Juanice Gray | Editor
The District Court upheld the Planning and Zoning Commission’s and City Council’s decisions to deny Rowanoak Development, LLC’s application for a 37-lot subdivision behind St. Mary’s, East and Weaver schools off St. Maurice Lane. Martha Crenshaw, Council for the City of Natchitoches, and James Seaman, attorney for property owners (intervenors) surrounding the proposed Glendale Subdivision, as defendants, won their case when they faced off with Reid Jones, attorney for Rowanoak Development, LLC, in District Court Thursday, Oct. 7. Judge Lala B. Sylvester presided over the courtroom that was at capacity with concerned residents opposing the controversial subdivision.
Jones filed a Writ of Mandamus Sept. 24 seeking to have the City decisions overturned. A Writ of Mandamus (Writ) can be issued in cases where the law provides no relief by ordinary means or where the delay involved in obtaining ordinary relief may cause injustice. In her judgement that came late Thursday afternoon, Sylvester dismissed the plaintiff’s Petition for Writ of Mandamus, granted the defendants’ Peremptory Exceptions of No Cause of Action and futher ordered the plaintiff to pay court costs. It also came out in court Thursday that Jones also filed a suit in federal court.
As background, in March, Rowanoak submitted a development review application with Planning & Zoning (P&Z). A public meeting was April 6 to consider the application. A preliminary (conceptual) plat received approval from the City’s water, sewer, fire, public works and electrical departments according to the suit. A revised application enlarging the lots was submitted July 14. On Aug. 10, the commission held a special called meeting where the application was denied. Rowanoak appeared before the City Council Aug. 16 to appeal that decision and on Sept. 13 the Council upheld the P&Z decision by a vote of 3-2.
In court, Crenshaw and Seaman argued the Writ was not the proper action to be filed, that the people living near the area had a right to be heard and the P&Z and Council had discretionary right to decide the matter. Crenshaw argued Rowanoak had money and time constraints and the Writ was an effort to fast track. Jones cited a specific line in the City ordinances stating, in part, “When these requirements are fulfilled the Planning Commission will grant preliminary approval of the subdivision.”
Jones argued that since the plans allegedly met criteria, the application must be approved. “The plaintiff argues that when regulations were fulfilled, they will be granted approval. Section 11 of the ordinance states preliminary plans must show facts and makes clear that there is discretion in approval, from the standpoint of public interest,” Crenshaw said. She cited Louisiana Revised Statute 33:101.1 that states, in part, “…the act of approving or disapproving a subdivision plat is hereby declared a legislative function involving the exercise of legislative discretion by the planning commission”. She said the decision was justified by “order of law.”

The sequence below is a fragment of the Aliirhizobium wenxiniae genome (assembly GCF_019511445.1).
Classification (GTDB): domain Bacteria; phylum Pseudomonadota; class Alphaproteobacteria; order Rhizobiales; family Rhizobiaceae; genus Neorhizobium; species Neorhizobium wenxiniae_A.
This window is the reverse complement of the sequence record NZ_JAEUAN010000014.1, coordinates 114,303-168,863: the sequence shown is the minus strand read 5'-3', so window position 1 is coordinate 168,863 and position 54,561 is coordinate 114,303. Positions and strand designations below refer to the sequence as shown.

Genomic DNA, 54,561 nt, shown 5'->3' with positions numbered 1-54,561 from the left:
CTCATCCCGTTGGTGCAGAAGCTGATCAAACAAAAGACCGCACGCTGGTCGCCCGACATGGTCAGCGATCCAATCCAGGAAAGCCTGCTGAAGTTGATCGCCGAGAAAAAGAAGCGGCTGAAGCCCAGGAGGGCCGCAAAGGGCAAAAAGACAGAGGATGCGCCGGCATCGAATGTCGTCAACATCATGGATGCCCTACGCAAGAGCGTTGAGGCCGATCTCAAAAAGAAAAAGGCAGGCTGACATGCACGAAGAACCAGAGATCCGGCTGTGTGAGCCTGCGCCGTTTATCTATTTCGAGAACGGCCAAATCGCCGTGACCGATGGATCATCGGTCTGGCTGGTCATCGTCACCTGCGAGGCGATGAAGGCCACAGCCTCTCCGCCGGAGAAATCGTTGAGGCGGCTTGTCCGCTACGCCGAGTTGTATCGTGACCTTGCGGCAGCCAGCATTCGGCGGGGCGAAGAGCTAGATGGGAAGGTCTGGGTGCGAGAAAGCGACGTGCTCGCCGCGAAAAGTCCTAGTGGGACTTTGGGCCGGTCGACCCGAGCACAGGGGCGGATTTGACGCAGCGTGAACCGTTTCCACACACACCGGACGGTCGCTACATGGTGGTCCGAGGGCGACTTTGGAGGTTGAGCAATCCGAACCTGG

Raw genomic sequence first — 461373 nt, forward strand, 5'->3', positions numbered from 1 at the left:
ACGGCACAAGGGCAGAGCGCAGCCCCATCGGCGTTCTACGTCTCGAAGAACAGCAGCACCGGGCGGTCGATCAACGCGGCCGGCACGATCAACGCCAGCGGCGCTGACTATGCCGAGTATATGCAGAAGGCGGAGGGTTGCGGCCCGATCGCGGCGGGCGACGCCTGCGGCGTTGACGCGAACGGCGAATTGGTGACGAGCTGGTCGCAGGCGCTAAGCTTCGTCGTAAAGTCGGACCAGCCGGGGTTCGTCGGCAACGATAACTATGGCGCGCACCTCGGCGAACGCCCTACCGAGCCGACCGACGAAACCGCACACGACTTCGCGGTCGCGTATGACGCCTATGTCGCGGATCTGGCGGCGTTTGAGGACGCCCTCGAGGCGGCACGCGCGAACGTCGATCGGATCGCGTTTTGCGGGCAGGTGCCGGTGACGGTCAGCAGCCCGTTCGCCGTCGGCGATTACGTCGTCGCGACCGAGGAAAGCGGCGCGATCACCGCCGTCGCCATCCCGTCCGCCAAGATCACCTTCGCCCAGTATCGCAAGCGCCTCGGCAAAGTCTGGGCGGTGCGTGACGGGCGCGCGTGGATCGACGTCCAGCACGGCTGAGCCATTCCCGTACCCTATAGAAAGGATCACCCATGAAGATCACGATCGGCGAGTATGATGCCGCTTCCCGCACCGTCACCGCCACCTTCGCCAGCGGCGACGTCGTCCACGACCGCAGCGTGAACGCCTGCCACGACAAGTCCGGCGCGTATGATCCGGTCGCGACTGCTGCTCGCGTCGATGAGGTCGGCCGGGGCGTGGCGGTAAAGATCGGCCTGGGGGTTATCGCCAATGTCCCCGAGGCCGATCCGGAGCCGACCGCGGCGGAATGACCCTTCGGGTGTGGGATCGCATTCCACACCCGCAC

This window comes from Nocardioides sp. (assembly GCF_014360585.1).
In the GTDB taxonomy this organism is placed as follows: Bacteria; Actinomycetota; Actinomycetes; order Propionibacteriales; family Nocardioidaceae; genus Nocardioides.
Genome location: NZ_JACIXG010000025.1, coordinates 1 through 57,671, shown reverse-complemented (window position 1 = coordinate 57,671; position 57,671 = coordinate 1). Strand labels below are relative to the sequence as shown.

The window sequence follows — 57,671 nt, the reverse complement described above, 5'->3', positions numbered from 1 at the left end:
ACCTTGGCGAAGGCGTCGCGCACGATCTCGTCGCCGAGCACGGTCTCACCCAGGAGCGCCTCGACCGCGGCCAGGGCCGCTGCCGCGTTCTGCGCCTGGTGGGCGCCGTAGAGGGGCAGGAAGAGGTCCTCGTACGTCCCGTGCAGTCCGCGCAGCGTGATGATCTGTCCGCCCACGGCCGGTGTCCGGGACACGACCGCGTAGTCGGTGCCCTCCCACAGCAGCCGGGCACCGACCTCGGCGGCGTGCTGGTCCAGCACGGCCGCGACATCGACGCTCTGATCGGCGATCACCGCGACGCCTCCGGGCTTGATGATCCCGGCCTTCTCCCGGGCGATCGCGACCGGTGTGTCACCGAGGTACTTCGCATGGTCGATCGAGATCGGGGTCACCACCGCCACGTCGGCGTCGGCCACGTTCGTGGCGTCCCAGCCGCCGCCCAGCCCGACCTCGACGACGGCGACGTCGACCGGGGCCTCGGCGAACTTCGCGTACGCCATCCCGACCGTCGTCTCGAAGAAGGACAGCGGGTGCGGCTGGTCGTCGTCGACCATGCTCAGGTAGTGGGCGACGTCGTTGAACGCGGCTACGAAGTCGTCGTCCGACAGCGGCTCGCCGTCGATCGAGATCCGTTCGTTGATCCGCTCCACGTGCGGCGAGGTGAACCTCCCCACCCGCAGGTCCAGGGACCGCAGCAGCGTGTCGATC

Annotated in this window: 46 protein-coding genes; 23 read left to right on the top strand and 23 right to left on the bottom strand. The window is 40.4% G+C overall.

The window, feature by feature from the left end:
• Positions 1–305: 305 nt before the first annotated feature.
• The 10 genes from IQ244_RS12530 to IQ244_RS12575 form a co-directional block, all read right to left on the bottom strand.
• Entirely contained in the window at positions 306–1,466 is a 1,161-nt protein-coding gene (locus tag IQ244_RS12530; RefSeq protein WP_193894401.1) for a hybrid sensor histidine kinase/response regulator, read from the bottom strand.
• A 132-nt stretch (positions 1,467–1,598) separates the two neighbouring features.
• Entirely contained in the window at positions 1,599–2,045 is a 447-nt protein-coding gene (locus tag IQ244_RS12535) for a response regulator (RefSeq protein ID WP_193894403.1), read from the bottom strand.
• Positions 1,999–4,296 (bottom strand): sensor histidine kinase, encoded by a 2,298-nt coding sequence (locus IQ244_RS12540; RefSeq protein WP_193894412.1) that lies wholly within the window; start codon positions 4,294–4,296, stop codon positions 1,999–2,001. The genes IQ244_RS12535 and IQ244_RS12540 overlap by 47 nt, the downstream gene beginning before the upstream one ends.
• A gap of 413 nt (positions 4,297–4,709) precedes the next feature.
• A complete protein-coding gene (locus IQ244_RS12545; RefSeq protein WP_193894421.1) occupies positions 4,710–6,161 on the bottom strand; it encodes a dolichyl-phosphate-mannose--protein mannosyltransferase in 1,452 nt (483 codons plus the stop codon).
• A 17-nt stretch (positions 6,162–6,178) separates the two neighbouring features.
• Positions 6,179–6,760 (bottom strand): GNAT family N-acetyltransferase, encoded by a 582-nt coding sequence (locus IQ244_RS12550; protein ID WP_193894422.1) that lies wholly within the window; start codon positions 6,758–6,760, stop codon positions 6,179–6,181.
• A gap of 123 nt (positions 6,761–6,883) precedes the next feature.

Seaman said the case was a simple one. “When the Planning and Zoning Commission denied it, they shouldn’t have spent the money.”
Rowanoak referenced considerable monetary loss to investors in their suit. The federal suit also seeks substantial restitution because “Rowanoak Development has experienced irreversible and substantial economic harm and a measurable interference with investment-backed expectations.”
Crenshaw stated, “There is no argument that loss of money is an injustice,” a criteria for filing a Writ. Seaman also requested Rowanoak pay his fees for representing the people. “All these people had to spend money to hire me. It is an abuse of the process,” he said. “They (Rowanoak) were denied but they want a bite of all these apples they shouldn’t get. The law is not on their side.”
Judge Sylvester asked Jones if his argument was that the will of the people did not constitute discretion. He argued that the time for discretion had passed once P&Z stated his client had met all the criteria needed for approval.
“Even if there was discretion, we’ve already satisfied requirements. The head of the department said they were met. That ends discretion,” he said. “Even if credence is formed by discretion, you have to have data to back it up.”
Judge Sylvester said, “So you want to hand pick what is legislative and what is not?” to which Jones replied, “Not when it reaches this step.” She then asked Jones if they had begun the appellate process since they’d filed suit in district court and as of Wednesday, federal court.
In her closing arguments, Crenshaw said, “Discretion is embedded in the ordinance. Data, it doesn’t say it has to be for or against, it says it’s based on data presented. Data was presented by the public.” The residents had a petition with over 1,100 signatures submitted prior to denial. “They (Council and P&Z) used data and made the decision to deny. Public concerns were presented and used to make the decision.”